Today at Sundance saw the premiere of Upstream Color, the second film from Primer director Shane Carruth. Trailers for the movie position the film as an enigma, and while the film is hardly mainstream, I would argue that the feature isn’t nearly as impenetrable as those first looks suggested. That said, this film is quite a puzzle, and a very rewarding one.
It has been nine years since Primer made its festival debut, and in that time Carruth has polished his skills as a filmmaker. Upstream Color begins with a base in science fiction, but the sci-fi element is really just a launching pad for a story about two people trying to rebuild their identities after suffering severe trauma. It is an adventurous film, often playing with little dialogue, instead letting strong audio and visual components tell the story.
After the screening Germain and I recorded a video blog to get our first impressions on record. This isn’t a full-fledged review by any means; there’s a lot to think about, and a process to working out how to properly give the film its due without spoiling the mysteries within. That said, I’ve been thinking about Upstream Color constantly since the screening ended, and I don’t think my very positive view of the film is likely to change.
Check out the video below. We dance around the plot quite a bit in the video, and there isn’t anything given away here. Read More »
That image above, featuring Amy Seimetz and Shane Carruth locked in a bathtub embrace, is the first shot from Carruth’s new film Upstream Color. Aside from helping Rian Johnson out on Looper when it shot last year, this is the first new work we’ve seen from Carruth since his 2004 debut Primer. That film became an instant sci-fi classic thanks to its densely-constructed take on time travel as it might affect a couple of regular guys. We’d heard this one would be shooting last fall, but it happened so quietly that we (embarrassingly) hadn’t thought to follow up on it in a long time.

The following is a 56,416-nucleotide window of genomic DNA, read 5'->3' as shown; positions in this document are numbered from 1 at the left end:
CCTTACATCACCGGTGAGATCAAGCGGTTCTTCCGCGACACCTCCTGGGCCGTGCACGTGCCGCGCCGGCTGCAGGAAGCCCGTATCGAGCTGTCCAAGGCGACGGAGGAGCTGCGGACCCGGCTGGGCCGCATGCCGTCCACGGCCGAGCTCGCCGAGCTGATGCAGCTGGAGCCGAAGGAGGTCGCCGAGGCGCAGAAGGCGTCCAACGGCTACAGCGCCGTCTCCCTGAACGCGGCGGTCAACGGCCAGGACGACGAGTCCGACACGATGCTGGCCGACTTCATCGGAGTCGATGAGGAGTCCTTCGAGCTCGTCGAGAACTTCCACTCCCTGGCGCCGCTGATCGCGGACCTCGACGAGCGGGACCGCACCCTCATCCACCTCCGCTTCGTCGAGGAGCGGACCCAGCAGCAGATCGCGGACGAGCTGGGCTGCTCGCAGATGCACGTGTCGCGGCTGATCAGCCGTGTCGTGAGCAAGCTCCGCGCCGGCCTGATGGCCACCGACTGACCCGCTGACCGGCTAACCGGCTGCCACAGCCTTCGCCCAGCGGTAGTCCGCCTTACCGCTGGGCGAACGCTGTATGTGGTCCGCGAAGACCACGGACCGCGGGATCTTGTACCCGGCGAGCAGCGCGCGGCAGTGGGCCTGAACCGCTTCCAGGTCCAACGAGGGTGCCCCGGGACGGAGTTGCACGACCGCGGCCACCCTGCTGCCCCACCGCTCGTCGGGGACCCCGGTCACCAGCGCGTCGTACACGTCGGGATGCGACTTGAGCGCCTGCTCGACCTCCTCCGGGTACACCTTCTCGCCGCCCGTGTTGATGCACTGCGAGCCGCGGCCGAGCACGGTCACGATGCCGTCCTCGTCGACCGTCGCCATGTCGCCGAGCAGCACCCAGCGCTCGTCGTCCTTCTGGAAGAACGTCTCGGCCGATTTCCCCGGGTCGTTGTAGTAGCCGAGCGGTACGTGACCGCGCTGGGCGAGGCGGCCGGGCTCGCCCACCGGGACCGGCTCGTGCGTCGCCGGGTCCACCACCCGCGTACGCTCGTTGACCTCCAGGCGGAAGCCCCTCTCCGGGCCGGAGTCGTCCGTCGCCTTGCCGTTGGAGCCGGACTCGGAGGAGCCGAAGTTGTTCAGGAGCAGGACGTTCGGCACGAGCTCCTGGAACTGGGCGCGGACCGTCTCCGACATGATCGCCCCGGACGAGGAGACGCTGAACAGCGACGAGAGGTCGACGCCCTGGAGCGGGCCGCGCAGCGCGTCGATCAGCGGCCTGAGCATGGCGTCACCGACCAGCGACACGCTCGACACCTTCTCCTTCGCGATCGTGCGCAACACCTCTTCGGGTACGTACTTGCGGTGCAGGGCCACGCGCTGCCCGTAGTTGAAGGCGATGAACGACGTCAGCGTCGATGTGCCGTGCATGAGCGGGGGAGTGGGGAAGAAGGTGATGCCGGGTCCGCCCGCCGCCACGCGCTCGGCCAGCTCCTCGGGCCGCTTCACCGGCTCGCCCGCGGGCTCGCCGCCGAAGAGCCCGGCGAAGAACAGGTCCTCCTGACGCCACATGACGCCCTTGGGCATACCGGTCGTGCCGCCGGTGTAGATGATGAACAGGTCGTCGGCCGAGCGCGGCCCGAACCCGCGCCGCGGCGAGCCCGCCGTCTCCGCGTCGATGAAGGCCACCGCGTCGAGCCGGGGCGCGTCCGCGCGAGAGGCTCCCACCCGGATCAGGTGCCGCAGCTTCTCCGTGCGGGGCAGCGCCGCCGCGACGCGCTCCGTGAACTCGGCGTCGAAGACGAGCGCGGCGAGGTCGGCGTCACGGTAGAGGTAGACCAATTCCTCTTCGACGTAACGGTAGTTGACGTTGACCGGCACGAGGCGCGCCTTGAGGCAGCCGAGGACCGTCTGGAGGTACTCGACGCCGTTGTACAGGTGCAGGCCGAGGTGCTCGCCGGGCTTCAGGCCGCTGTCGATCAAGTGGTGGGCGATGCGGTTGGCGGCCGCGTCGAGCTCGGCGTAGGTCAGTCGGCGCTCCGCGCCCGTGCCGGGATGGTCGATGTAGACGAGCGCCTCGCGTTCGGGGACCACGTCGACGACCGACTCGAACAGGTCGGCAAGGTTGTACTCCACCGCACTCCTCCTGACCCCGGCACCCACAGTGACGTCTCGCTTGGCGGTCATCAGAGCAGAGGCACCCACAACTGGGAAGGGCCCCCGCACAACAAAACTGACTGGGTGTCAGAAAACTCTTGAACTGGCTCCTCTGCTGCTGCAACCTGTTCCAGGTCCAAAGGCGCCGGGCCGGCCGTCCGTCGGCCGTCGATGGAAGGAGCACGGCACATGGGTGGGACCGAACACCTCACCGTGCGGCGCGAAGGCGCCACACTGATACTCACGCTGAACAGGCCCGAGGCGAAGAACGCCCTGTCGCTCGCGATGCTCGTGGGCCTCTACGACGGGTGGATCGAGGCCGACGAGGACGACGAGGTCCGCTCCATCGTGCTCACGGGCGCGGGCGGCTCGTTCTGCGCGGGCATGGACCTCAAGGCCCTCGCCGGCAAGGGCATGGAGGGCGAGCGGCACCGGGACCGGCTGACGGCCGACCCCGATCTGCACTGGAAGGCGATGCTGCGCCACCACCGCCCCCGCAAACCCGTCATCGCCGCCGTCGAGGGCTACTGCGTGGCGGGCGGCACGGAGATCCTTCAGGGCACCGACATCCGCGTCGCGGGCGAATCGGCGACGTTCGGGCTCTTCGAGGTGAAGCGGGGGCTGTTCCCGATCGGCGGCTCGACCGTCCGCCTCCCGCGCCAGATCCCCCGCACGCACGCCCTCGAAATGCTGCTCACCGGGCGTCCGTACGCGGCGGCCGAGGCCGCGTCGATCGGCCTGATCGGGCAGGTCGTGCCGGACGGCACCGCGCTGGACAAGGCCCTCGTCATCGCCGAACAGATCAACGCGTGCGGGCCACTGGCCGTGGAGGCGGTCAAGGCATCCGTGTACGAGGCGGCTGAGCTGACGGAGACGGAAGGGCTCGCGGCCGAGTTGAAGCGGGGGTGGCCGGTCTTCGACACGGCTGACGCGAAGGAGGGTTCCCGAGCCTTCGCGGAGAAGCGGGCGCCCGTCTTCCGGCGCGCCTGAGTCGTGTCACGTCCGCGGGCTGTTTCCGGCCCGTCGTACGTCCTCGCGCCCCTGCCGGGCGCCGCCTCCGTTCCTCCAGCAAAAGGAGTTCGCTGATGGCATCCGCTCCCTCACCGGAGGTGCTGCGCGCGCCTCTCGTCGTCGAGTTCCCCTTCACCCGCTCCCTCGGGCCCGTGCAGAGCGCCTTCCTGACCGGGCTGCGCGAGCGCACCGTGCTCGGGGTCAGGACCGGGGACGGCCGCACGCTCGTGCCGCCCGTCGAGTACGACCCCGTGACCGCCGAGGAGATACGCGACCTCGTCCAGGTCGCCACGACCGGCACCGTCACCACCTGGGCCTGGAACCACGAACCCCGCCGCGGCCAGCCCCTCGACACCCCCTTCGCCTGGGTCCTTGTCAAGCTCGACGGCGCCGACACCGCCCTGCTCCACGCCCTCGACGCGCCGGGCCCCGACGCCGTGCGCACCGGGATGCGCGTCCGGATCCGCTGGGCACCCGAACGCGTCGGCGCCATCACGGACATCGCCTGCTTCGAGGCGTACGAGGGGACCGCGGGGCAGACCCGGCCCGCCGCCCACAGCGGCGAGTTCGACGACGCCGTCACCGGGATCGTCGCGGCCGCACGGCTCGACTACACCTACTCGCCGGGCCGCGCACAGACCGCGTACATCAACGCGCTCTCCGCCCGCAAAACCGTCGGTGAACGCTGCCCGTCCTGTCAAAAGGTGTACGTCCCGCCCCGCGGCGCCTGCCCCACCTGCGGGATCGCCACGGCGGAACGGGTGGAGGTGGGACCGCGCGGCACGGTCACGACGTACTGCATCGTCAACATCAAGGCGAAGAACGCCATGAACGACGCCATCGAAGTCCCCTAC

It’s way too early to predict what this new film will become, especially as the released synopsis, below, is… oblique. But its announcement for Sundance next year has sent a giddy wave of excitement through those who have recommended Primer to friends for almost a decade (!) now. A couple other shots from the film are below, and you can start to guess just what we’re going to see when the film premieres in January. Read More »
First love, young love. Those days when it feels as if you’re right on the brink of some flashpoint moment end up burned into your brain. Or the idea of those days is burned in, at least, and that’s what ends up being part of the limitless energy that powers cinema. The Myth of the American Sleepover runs entirely on that energy as it follows a handful of kids on the cusp of adulthood as they try to spark a connection on the last weekend of summer. Read More »
A.J. Bowen, Amy Seimetz, and Joe Swanberg have been cast in Adam Wingard‘s thriller A Horrible Way to Die. Written by Simon Barrett (Dead Birds), the story follows an escaped murderer (Bowen) in pursuit of his ex-girlfriend (Seimetz), who has fled to start a new life in a small town. Swanberg plays the ex-girlfriend’s new boyfriend. The photo above is from the movie, which is currently shooting in Columbia, Missouri.
Barry Pepper (Saving Private Ryan, The Green Mile, 25th Hour) joins Matt Damon, Jeff Bridges, Josh Brolin and Hailee Steinfeld in the Coen brothers’ adaptation of True Grit. Pepper will play “Lucky” Ned Pepper, the notorious outlaw played by Robert Duvall in the 1969 film adaptation. [Variety]
Ryan Reynolds and Jason Bateman will star in Wedding Crashers helmer David Dobkin‘s body-switching comedy The Change-Up, written by The Hangover scribes Jon Lucas and Scott Moore. Bateman plays a responsible family man who switches bodies with his lazy man-child best friend (Reynolds). [variety]